5:30pm - 6:30pm
The Miller Room 328 Havemeyer
New York, NY 10027
Abstract: Single-molecule biophysical techniques face trade-offs between experimental factors such as temporal resolution, signal-to-noise ratio, and invasiveness that may limit the information that they can provide. In this talk I will discuss the development of a carbon nanotube (CNT)-based single-molecule technique using field-effect transistors (smFET) and the use of this label-free, high-time-resolution technology to provide information that compliments that available from other biophysical techniques. In particular I will focus on smFET studies of (1) DNA hybridization and (2) the folding dynamics of a class of metabolite-sensing RNA molecules known as riboswitches. Predominantly found in bacteria, riboswitches are genetic control elements that show promise as targets for next-generation antibiotics and as engineering tools in the field of synthetic biology.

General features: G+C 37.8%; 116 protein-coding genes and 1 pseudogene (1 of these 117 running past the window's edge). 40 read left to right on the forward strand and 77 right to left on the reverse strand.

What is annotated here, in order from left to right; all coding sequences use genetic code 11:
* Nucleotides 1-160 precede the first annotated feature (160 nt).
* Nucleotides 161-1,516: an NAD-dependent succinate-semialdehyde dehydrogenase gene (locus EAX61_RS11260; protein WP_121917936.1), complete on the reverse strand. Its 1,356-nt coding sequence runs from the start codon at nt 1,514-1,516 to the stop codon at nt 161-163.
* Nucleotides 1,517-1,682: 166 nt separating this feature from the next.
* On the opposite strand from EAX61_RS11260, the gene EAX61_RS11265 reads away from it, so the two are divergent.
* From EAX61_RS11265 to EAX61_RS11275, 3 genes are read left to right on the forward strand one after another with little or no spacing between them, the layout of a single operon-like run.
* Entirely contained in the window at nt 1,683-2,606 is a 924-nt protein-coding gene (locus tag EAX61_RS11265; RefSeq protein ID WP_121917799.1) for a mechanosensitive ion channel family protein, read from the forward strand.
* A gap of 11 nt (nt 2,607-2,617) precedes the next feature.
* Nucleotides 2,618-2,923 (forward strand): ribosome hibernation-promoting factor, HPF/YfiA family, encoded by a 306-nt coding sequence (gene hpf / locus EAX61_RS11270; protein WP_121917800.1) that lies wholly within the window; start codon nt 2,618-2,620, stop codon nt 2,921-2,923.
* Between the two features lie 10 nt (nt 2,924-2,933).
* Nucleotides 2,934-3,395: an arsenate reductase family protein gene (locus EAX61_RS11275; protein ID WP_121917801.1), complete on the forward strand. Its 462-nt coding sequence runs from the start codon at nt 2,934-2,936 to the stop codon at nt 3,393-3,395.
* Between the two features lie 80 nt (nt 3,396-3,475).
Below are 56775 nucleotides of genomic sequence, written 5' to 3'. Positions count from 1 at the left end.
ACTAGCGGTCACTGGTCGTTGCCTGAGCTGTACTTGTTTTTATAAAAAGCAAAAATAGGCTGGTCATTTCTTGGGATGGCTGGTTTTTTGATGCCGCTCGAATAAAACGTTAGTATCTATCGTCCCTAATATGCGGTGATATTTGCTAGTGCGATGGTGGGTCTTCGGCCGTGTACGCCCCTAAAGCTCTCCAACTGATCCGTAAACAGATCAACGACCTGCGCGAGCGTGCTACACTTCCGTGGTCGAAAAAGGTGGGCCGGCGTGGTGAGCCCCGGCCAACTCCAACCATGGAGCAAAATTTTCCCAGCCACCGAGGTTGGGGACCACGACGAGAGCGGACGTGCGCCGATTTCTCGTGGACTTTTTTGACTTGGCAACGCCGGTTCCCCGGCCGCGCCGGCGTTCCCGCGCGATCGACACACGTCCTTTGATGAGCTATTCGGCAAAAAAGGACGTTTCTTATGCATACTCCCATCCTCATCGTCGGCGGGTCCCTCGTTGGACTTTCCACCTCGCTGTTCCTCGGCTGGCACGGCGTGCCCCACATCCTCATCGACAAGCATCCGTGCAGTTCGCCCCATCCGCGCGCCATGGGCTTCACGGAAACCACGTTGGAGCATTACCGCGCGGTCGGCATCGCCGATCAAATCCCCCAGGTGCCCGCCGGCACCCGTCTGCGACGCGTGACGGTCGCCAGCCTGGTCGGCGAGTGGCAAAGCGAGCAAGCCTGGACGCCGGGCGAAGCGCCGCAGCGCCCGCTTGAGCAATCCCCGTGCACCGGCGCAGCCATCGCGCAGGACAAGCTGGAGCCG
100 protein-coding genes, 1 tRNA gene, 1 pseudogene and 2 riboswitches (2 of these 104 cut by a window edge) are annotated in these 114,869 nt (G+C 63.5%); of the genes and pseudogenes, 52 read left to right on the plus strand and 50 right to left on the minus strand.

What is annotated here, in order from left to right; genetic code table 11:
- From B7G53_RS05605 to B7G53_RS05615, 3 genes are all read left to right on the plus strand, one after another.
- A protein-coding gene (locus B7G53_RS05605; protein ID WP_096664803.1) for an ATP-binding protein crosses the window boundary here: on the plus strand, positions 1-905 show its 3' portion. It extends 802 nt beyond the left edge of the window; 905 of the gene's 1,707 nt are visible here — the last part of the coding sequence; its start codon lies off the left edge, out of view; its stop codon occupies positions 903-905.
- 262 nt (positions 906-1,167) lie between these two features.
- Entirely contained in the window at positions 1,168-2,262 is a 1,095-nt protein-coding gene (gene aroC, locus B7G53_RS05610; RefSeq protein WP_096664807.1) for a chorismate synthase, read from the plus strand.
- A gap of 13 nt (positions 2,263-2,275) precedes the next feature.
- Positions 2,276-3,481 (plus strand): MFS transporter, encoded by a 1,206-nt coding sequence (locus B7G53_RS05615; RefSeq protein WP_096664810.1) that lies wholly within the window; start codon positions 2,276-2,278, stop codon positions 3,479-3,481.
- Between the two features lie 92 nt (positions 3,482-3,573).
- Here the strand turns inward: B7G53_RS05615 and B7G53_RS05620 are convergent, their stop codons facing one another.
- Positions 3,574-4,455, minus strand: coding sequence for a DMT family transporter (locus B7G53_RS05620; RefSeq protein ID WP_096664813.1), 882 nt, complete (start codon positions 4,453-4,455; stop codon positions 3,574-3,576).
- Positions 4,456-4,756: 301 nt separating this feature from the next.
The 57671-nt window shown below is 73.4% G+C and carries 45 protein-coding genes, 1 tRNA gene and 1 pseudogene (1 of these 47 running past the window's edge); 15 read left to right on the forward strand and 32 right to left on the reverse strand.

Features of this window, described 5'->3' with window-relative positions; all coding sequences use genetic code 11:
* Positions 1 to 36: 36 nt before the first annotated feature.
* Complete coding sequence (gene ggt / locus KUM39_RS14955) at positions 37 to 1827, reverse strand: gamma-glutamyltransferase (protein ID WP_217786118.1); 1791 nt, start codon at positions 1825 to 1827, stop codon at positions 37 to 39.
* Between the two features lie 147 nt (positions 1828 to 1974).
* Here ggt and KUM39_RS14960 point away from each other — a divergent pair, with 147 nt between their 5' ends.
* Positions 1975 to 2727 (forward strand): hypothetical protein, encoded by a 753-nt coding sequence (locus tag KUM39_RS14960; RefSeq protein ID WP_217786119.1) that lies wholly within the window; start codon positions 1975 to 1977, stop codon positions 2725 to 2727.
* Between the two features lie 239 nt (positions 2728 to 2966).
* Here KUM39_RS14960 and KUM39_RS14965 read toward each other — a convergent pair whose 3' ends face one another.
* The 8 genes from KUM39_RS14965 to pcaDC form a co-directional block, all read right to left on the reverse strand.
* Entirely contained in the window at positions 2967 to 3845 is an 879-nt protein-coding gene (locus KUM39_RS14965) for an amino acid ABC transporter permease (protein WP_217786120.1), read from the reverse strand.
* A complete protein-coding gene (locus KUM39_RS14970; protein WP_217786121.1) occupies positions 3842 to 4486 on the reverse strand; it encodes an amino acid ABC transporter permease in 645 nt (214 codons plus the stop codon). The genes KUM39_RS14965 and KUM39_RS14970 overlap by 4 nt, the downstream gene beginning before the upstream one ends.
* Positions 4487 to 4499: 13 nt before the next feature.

Tuesday April 12, 2016 at 5:30pm
Miller Room 328 Havemeyer
Department of Chemistry, Columbia University, Havemeyer Hall, 3000 Broadway, New York, NY 10027, USA | 212-854-2202 | www.columbia.edu/cu/chemistry